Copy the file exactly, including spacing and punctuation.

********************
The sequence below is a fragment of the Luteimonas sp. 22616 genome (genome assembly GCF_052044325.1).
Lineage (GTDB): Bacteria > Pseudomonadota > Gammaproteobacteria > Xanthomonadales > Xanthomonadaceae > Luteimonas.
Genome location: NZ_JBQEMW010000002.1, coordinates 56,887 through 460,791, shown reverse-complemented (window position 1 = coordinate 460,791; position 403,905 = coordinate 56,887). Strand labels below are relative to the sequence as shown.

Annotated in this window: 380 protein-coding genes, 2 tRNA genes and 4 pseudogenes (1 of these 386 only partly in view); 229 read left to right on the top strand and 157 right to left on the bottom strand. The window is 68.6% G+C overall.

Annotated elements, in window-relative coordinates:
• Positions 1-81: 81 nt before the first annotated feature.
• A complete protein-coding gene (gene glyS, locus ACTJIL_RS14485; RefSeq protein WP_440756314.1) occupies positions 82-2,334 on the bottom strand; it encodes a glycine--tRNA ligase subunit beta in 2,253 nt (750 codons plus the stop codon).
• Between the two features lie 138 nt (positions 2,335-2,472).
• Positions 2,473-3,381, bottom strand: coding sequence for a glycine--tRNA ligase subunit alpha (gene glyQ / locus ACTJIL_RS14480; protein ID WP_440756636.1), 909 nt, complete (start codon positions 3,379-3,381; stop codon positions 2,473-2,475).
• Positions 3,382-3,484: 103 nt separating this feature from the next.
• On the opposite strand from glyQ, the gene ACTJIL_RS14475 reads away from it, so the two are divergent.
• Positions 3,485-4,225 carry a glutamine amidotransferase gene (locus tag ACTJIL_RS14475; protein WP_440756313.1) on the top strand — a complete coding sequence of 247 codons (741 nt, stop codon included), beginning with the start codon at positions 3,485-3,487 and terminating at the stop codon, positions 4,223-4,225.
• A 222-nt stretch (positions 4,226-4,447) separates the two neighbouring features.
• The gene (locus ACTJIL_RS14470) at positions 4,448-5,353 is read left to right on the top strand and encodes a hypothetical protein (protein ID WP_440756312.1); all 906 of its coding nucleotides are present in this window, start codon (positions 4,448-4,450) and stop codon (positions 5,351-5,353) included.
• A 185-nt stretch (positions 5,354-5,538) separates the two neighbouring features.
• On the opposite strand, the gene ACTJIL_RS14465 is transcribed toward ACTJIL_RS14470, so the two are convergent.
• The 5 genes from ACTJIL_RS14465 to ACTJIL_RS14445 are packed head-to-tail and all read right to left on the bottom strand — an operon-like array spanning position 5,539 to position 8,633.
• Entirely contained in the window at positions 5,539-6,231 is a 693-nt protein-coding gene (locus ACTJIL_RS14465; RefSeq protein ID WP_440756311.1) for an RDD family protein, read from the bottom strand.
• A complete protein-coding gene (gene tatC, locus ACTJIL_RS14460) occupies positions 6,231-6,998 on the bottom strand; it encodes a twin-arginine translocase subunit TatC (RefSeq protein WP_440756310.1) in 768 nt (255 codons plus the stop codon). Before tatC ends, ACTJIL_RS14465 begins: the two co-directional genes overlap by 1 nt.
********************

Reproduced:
The sequence below is a fragment of the Luteimonas sp. 22616 genome (genome assembly GCF_052044325.1).
Lineage (GTDB): Bacteria > Pseudomonadota > Gammaproteobacteria > Xanthomonadales > Xanthomonadaceae > Luteimonas.
Genome location: NZ_JBQEMW010000002.1, coordinates 56,887 through 460,791, shown reverse-complemented (window position 1 = coordinate 460,791; position 403,905 = coordinate 56,887). Strand labels below are relative to the sequence as shown.

Annotated in this window: 380 protein-coding genes, 2 tRNA genes and 4 pseudogenes (1 of these 386 only partly in view); 229 read left to right on the top strand and 157 right to left on the bottom strand. The window is 68.6% G+C overall.

Annotated elements, in window-relative coordinates:
• Positions 1-81: 81 nt before the first annotated feature.
• A complete protein-coding gene (gene glyS, locus ACTJIL_RS14485; RefSeq protein WP_440756314.1) occupies positions 82-2,334 on the bottom strand; it encodes a glycine--tRNA ligase subunit beta in 2,253 nt (750 codons plus the stop codon).
• Between the two features lie 138 nt (positions 2,335-2,472).
• Positions 2,473-3,381, bottom strand: coding sequence for a glycine--tRNA ligase subunit alpha (gene glyQ / locus ACTJIL_RS14480; protein ID WP_440756636.1), 909 nt, complete (start codon positions 3,379-3,381; stop codon positions 2,473-2,475).
• Positions 3,382-3,484: 103 nt separating this feature from the next.
• On the opposite strand from glyQ, the gene ACTJIL_RS14475 reads away from it, so the two are divergent.
• Positions 3,485-4,225 carry a glutamine amidotransferase gene (locus tag ACTJIL_RS14475; protein WP_440756313.1) on the top strand — a complete coding sequence of 247 codons (741 nt, stop codon included), beginning with the start codon at positions 3,485-3,487 and terminating at the stop codon, positions 4,223-4,225.
• A 222-nt stretch (positions 4,226-4,447) separates the two neighbouring features.
• The gene (locus ACTJIL_RS14470) at positions 4,448-5,353 is read left to right on the top strand and encodes a hypothetical protein (protein ID WP_440756312.1); all 906 of its coding nucleotides are present in this window, start codon (positions 4,448-4,450) and stop codon (positions 5,351-5,353) included.
• A 185-nt stretch (positions 5,354-5,538) separates the two neighbouring features.
• On the opposite strand, the gene ACTJIL_RS14465 is transcribed toward ACTJIL_RS14470, so the two are convergent.
• The 5 genes from ACTJIL_RS14465 to ACTJIL_RS14445 are packed head-to-tail and all read right to left on the bottom strand — an operon-like array spanning position 5,539 to position 8,633.
• Entirely contained in the window at positions 5,539-6,231 is a 693-nt protein-coding gene (locus ACTJIL_RS14465; RefSeq protein ID WP_440756311.1) for an RDD family protein, read from the bottom strand.
• A complete protein-coding gene (gene tatC, locus ACTJIL_RS14460) occupies positions 6,231-6,998 on the bottom strand; it encodes a twin-arginine translocase subunit TatC (RefSeq protein WP_440756310.1) in 768 nt (255 codons plus the stop codon). Before tatC ends, ACTJIL_RS14465 begins: the two co-directional genes overlap by 1 nt.